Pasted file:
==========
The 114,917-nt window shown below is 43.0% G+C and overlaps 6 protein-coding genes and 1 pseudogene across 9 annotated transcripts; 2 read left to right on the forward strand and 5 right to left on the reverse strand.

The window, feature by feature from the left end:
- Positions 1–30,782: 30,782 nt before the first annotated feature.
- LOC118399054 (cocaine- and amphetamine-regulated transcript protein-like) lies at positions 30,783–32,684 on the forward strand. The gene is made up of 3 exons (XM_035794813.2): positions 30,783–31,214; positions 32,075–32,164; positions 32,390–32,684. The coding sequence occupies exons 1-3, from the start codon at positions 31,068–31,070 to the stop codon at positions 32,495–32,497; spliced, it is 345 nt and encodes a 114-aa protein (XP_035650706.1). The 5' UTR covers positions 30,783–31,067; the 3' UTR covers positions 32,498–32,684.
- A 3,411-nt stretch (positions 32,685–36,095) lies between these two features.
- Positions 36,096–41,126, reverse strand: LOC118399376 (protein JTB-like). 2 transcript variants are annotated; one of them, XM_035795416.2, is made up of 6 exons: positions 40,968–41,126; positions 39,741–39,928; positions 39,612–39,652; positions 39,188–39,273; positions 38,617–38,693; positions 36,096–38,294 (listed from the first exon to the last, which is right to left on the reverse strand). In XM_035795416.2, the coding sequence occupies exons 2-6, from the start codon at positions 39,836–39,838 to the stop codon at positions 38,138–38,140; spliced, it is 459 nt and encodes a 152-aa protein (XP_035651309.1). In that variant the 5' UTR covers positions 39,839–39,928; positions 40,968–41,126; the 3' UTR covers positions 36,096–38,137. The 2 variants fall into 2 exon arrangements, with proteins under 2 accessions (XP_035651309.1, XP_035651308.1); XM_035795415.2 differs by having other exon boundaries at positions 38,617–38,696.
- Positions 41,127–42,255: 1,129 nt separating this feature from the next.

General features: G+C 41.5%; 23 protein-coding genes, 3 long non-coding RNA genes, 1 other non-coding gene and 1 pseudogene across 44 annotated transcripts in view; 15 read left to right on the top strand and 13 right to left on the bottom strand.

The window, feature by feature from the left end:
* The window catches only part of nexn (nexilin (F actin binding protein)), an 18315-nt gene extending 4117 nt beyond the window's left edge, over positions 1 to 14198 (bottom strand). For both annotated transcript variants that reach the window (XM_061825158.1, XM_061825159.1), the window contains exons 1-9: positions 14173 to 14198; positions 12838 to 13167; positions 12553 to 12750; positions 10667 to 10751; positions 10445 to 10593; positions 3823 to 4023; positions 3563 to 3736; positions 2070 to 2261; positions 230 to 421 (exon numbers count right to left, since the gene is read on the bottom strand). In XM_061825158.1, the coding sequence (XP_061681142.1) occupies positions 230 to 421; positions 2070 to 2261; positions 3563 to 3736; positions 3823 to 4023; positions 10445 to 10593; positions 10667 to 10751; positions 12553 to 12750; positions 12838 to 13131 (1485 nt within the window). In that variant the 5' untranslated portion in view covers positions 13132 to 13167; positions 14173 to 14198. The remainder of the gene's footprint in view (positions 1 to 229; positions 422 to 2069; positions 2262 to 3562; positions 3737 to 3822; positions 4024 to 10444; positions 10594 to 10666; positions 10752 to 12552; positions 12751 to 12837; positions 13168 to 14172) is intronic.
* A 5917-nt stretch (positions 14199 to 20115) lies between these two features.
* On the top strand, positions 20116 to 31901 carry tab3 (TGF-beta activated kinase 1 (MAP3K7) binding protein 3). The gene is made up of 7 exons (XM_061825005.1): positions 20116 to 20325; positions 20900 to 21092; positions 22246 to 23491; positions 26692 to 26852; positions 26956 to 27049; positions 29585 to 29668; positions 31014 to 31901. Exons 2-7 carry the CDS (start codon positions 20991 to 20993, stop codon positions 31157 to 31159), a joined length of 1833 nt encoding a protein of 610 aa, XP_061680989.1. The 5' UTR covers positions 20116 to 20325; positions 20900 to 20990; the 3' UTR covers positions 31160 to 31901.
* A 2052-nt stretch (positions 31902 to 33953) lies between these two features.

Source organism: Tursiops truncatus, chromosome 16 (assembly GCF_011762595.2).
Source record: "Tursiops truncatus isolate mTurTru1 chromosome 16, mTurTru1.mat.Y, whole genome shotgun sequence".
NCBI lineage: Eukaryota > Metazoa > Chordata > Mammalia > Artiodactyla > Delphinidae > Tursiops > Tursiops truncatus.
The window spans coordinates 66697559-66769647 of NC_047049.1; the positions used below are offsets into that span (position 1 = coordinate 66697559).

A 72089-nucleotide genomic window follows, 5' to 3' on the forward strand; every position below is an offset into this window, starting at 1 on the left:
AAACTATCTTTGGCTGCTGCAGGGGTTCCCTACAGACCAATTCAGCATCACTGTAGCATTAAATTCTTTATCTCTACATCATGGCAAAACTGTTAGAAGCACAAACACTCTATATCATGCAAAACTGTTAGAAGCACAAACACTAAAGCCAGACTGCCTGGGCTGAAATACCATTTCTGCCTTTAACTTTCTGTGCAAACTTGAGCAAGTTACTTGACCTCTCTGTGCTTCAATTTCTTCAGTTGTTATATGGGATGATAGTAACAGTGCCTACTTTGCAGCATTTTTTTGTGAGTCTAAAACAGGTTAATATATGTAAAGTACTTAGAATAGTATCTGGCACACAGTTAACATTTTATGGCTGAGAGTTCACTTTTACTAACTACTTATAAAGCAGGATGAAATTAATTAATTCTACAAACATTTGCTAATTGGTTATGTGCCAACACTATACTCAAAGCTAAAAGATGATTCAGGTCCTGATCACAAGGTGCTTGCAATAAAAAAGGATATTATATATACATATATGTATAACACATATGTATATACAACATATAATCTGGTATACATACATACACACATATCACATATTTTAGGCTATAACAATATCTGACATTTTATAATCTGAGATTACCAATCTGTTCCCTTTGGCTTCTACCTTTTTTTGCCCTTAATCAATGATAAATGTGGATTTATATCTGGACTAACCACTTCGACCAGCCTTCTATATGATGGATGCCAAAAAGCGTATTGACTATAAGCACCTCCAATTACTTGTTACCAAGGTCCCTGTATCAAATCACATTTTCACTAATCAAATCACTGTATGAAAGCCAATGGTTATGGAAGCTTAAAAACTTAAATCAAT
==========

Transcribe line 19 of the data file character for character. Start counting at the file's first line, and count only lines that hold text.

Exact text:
AAACTATCTTTGGCTGCTGCAGGGGTTCCCTACAGACCAATTCAGCATCACTGTAGCATTAAATTCTTTATCTCTACATCATGGCAAAACTGTTAGAAGCACAAACACTCTATATCATGCAAAACTGTTAGAAGCACAAACACTAAAGCCAGACTGCCTGGGCTGAAATACCATTTCTGCCTTTAACTTTCTGTGCAAACTTGAGCAAGTTACTTGACCTCTCTGTGCTTCAATTTCTTCAGTTGTTATATGGGATGATAGTAACAGTGCCTACTTTGCAGCATTTTTTTGTGAGTCTAAAACAGGTTAATATATGTAAAGTACTTAGAATAGTATCTGGCACACAGTTAACATTTTATGGCTGAGAGTTCACTTTTACTAACTACTTATAAAGCAGGATGAAATTAATTAATTCTACAAACATTTGCTAATTGGTTATGTGCCAACACTATACTCAAAGCTAAAAGATGATTCAGGTCCTGATCACAAGGTGCTTGCAATAAAAAAGGATATTATATATACATATATGTATAACACATATGTATATACAACATATAATCTGGTATACATACATACACACATATCACATATTTTAGGCTATAACAATATCTGACATTTTATAATCTGAGATTACCAATCTGTTCCCTTTGGCTTCTACCTTTTTTTGCCCTTAATCAATGATAAATGTGGATTTATATCTGGACTAACCACTTCGACCAGCCTTCTATATGATGGATGCCAAAAAGCGTATTGACTATAAGCACCTCCAATTACTTGTTACCAAGGTCCCTGTATCAAATCACATTTTCACTAATCAAATCACTGTATGAAAGCCAATGGTTATGGAAGCTTAAAAACTTAAATCAAT